Shyonaka, Śyonāka, Śyoṇāka, Syonāka: 10 definitions



Shyonaka means something in Hinduism, Sanskrit. If you want to know the exact meaning, history, etymology or English translation of this term then check out the descriptions on this page. Add your comment or reference to a book if you want to contribute to this summary article.

The Sanskrit terms Śyonāka and Śyoṇāka can be transliterated into English as Syonaka or Shyonaka, using the IAST transliteration scheme (?).

In Hinduism

Ayurveda (science of life)

Source: Wisdom Library: Āyurveda and botany

Śyonāka (श्योनाक) is a Sanskrit word referring to Oroxylum indicum, a large tree from the Bignoniaceae (bignonias) family of flowering plants. Common English names include the “Indian trumpet tree”. It is used throughout Ayurvedic literature such as the Caraka-saṃhitā. It is also known as Ṭuṇṭuka. It is a deciduous tree growing all over India, prefering deciduous moisty forests. It grows up to 12 meters in height, with very large leaves, up to 180cm long. The flowers are lurid to reddish-purple on the outside and dull or pale pinkish-yellow within. The fruits are flat capsules, up to 1 meter long, and have many flat seeds.

This plant (Śyonāka) is also mentioned as a medicine used for the treatment of all major fevers (jvara), as described in the Jvaracikitsā (or “the treatment of fever”) which forms the first chapter of the Sanskrit work called Mādhavacikitsā. In this work, the plant is mentioned being part of the Daśamūla group of medicinal drugs.

Source: Google Books: Essentials of Ayurveda

Śyonāka (श्योनाक).—The Sanskrit name for an important Ayurvedic drug.—Śyonāka has fruits like swords, flowers like trumpets and leaves with long petioles. Its bark is astringent, bitter, hot and useful in diarrhoea, oedema and rheumatoid arthritis.

Source: Ancient Science of Life: Evaluation of Cyavanaprāśa on Health and Immunity related Parameters in Healthy Children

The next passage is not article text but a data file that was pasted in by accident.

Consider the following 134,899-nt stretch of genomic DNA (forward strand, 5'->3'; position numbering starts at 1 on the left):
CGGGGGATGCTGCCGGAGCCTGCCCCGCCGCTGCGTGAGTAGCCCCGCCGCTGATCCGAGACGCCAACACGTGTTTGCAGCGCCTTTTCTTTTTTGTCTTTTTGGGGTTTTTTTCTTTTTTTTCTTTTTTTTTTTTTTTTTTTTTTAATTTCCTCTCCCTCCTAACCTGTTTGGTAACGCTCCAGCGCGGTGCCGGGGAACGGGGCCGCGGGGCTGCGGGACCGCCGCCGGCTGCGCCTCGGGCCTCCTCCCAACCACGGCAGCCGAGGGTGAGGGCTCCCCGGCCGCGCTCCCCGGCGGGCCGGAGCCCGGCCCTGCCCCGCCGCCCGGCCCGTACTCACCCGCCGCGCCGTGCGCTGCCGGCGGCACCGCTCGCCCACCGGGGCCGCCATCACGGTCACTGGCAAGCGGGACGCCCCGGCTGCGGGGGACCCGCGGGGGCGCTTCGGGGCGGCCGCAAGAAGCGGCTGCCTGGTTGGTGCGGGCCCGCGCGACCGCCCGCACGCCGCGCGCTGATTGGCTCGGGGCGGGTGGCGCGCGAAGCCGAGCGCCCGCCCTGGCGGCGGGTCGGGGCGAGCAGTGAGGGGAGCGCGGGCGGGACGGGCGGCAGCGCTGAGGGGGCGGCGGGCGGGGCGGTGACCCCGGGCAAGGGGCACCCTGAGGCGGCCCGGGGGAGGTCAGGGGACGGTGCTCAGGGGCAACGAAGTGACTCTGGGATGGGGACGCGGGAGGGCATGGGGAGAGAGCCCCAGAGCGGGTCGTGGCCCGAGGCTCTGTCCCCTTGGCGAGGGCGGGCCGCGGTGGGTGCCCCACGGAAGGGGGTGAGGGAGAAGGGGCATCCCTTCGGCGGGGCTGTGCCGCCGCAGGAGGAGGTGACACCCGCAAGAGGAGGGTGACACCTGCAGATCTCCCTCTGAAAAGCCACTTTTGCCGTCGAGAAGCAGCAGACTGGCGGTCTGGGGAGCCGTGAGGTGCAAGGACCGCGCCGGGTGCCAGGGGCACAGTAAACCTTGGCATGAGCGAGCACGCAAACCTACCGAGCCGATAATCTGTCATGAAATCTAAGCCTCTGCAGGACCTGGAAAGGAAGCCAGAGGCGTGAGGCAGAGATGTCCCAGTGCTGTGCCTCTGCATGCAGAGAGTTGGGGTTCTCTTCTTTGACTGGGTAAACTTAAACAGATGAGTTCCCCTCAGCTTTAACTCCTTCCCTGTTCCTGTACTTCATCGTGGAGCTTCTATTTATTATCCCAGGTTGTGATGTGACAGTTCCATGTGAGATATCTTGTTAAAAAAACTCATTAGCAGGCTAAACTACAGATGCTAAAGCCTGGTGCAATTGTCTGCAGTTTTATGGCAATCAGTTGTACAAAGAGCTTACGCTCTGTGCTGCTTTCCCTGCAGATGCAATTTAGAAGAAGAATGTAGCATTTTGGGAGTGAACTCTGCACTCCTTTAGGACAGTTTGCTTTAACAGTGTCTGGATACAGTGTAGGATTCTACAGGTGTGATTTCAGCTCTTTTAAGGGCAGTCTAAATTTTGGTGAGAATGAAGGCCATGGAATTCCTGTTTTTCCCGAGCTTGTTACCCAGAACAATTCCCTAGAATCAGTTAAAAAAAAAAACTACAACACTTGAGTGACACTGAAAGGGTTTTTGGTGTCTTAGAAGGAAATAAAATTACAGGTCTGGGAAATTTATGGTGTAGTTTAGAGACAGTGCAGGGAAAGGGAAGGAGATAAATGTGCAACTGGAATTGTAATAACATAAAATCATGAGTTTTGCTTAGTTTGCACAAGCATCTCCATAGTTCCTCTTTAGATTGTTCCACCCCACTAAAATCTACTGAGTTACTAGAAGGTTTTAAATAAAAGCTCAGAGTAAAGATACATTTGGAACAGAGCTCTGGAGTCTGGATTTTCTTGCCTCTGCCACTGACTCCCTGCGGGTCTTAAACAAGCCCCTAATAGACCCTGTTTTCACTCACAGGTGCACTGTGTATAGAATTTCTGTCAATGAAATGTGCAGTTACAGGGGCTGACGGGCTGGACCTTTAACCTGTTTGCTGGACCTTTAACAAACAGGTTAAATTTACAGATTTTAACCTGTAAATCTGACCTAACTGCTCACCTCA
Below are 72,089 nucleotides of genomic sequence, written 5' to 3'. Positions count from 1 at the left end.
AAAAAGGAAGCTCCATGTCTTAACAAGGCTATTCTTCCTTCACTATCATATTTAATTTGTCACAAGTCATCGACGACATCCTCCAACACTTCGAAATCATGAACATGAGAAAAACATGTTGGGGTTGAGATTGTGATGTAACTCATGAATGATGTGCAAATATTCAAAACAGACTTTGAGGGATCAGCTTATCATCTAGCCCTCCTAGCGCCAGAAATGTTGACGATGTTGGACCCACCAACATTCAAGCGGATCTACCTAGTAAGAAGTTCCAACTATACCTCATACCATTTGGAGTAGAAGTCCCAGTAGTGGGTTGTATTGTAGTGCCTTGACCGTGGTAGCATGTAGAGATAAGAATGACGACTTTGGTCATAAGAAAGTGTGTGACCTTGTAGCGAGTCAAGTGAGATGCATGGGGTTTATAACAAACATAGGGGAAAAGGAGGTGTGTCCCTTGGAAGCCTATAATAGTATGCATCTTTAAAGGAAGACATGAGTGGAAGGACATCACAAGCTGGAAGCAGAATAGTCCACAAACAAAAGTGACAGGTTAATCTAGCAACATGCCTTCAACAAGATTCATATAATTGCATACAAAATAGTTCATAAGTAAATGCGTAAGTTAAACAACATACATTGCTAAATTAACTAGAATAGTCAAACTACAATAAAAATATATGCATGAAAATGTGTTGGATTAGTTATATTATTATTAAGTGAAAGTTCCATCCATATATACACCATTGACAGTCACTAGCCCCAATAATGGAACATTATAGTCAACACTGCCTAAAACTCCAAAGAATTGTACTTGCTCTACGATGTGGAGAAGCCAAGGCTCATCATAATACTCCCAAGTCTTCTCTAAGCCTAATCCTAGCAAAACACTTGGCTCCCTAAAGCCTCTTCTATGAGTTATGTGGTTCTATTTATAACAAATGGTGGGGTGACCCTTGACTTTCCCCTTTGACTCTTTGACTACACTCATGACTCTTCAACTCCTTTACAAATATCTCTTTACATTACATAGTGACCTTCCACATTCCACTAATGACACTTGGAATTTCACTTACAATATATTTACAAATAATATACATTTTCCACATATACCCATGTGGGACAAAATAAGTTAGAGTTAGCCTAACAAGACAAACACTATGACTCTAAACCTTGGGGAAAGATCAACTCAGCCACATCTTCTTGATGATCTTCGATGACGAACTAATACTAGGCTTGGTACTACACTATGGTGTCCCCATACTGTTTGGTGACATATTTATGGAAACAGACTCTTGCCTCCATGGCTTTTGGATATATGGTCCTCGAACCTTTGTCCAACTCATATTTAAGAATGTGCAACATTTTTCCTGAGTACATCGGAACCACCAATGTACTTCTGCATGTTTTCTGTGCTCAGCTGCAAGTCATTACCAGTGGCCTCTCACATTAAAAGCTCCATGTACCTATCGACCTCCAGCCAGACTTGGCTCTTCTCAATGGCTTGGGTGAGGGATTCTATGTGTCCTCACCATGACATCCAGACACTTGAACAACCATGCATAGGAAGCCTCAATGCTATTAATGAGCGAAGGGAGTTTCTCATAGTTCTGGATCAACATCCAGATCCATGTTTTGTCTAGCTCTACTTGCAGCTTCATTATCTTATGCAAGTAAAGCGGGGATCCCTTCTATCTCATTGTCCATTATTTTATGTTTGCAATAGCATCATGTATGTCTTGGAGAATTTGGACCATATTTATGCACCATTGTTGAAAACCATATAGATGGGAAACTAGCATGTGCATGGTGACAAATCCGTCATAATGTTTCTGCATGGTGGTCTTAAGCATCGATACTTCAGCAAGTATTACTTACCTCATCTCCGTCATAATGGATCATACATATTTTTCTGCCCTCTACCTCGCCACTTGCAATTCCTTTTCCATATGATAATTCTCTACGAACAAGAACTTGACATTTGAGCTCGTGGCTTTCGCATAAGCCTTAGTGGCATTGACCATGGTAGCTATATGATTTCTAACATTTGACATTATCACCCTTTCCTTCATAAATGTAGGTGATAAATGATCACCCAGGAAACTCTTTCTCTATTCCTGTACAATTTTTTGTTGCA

Syonāka (स्योनाक) refers to the medicinal plant known as Oroxylum indicum, St. Bk., and is used in the Ayurvedic formulation known as Cyavanaprāśa: an Ayurvedic health product that helps in boosting immunity.—Cyavanaprāśa has been found to be effective as an immunity booster, vitalizer and a preventer of day to day infections and allergies such as common cold and cough etc. It is a classical Ayurvedic formulation comprising ingredients such as Syonāka. [...] Cyavanaprāśa can be consumed in all seasons as it contains weather friendly ingredients which nullify unpleasant effects due to extreme environmental and climatic conditions.

Source: Shodhganga: Edition translation and critical study of yogasarasamgraha

Syonāka (स्योनाक) refers to the medicinal plant known as “Oroxylum indicum Vent.” and is dealt with in the 15th-century Yogasārasaṅgraha (Yogasara-saṅgraha) by Vāsudeva: an unpublished Keralite work representing an Ayurvedic compendium of medicinal recipes. The Yogasārasaṃgraha [mentioning syonāka] deals with entire recipes in the route of administration, and thus deals with the knowledge of pharmacy (bhaiṣajya-kalpanā) which is a branch of pharmacology (dravyaguṇa).

Ayurveda book cover
context information

Āyurveda (आयुर्वेद, ayurveda) is a branch of Indian science dealing with medicine, herbalism, taxology, anatomy, surgery, alchemy and related topics. Traditional practice of Āyurveda in ancient India dates back to at least the first millenium BC. Literature is commonly written in Sanskrit using various poetic metres.